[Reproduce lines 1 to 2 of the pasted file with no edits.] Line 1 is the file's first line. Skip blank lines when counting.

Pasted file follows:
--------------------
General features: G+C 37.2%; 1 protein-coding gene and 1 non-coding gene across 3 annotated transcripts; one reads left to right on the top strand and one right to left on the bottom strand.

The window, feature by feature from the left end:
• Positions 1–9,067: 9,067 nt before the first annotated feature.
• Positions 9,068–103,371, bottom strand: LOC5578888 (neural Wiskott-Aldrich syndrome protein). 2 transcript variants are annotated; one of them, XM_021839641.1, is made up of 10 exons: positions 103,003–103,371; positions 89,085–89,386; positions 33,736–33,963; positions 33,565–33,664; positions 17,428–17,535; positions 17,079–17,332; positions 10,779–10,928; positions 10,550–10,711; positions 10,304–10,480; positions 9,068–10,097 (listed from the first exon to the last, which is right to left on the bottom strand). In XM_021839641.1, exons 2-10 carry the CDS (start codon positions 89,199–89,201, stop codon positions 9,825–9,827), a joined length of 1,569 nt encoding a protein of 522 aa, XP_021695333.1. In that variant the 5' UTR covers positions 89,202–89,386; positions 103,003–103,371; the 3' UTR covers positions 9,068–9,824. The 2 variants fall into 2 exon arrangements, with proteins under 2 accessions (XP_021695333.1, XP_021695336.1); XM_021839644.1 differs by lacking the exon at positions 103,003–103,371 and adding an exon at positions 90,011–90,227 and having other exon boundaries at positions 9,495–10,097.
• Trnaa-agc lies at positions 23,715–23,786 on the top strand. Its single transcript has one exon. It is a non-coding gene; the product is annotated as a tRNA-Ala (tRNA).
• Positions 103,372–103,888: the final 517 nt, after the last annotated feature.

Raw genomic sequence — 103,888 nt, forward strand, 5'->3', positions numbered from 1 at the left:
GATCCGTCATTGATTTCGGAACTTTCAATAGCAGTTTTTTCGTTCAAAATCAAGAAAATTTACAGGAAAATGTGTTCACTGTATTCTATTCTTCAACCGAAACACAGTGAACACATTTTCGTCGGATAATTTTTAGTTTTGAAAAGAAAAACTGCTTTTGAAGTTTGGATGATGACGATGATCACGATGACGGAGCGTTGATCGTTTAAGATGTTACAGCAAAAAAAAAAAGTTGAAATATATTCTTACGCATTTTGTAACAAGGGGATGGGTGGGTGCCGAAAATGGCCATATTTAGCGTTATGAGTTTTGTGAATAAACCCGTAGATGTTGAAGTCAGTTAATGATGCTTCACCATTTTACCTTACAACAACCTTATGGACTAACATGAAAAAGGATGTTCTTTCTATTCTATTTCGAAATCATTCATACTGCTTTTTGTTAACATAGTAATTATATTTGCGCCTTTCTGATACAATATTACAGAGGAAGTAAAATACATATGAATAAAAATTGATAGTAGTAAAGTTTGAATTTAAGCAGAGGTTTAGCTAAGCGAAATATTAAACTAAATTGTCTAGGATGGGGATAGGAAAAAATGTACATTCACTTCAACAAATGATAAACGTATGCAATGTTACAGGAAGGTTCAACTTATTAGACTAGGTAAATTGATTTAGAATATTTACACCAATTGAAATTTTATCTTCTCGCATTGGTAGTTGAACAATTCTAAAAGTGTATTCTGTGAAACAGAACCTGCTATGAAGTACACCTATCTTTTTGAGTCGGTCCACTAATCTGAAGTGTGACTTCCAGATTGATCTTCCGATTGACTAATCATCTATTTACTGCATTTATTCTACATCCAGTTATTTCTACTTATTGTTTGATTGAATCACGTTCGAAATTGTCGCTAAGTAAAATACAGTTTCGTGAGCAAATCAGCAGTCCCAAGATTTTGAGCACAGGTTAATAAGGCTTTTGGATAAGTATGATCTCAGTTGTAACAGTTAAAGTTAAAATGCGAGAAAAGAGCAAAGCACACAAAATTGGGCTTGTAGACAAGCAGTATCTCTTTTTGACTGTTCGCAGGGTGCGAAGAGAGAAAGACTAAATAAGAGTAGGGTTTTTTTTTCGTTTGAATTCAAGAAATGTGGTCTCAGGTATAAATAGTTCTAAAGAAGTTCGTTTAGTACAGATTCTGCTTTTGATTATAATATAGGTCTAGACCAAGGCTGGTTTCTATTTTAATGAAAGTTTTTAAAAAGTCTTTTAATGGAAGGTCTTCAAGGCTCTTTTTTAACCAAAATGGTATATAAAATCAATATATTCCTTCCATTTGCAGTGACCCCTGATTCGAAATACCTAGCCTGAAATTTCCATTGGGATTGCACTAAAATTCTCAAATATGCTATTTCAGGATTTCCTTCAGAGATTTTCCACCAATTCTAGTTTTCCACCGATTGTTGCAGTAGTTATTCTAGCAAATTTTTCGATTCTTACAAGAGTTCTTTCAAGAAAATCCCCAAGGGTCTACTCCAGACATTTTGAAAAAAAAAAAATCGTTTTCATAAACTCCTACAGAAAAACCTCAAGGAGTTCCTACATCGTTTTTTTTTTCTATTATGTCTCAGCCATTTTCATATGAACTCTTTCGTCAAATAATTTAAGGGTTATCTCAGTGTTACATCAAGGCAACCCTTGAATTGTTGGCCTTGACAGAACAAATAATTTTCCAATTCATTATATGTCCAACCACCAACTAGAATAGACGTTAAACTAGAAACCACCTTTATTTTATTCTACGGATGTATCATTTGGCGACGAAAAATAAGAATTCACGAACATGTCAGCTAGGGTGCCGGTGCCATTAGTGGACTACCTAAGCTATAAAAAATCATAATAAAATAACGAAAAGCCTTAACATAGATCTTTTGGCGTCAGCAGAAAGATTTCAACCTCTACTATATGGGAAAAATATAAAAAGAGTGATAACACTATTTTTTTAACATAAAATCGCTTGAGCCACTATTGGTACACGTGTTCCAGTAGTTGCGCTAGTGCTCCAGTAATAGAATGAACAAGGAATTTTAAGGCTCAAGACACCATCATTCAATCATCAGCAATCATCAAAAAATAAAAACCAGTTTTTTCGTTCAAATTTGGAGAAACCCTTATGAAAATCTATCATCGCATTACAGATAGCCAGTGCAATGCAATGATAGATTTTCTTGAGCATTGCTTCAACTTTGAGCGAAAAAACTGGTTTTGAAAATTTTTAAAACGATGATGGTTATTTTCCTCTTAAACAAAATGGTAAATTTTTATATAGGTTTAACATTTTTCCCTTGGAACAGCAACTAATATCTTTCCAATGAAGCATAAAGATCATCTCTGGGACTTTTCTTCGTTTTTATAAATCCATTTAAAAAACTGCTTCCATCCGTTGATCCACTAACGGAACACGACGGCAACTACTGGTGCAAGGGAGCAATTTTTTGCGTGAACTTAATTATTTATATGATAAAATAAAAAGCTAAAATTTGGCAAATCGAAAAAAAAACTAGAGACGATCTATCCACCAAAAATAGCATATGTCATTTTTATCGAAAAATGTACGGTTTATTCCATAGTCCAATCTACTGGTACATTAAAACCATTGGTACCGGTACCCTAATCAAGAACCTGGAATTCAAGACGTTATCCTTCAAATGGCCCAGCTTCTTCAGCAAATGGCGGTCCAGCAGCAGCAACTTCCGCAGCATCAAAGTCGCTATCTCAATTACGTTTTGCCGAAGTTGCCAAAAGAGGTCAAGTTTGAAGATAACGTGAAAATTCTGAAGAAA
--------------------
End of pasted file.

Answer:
General features: G+C 37.2%; 1 protein-coding gene and 1 non-coding gene across 3 annotated transcripts; one reads left to right on the top strand and one right to left on the bottom strand.

The window, feature by feature from the left end: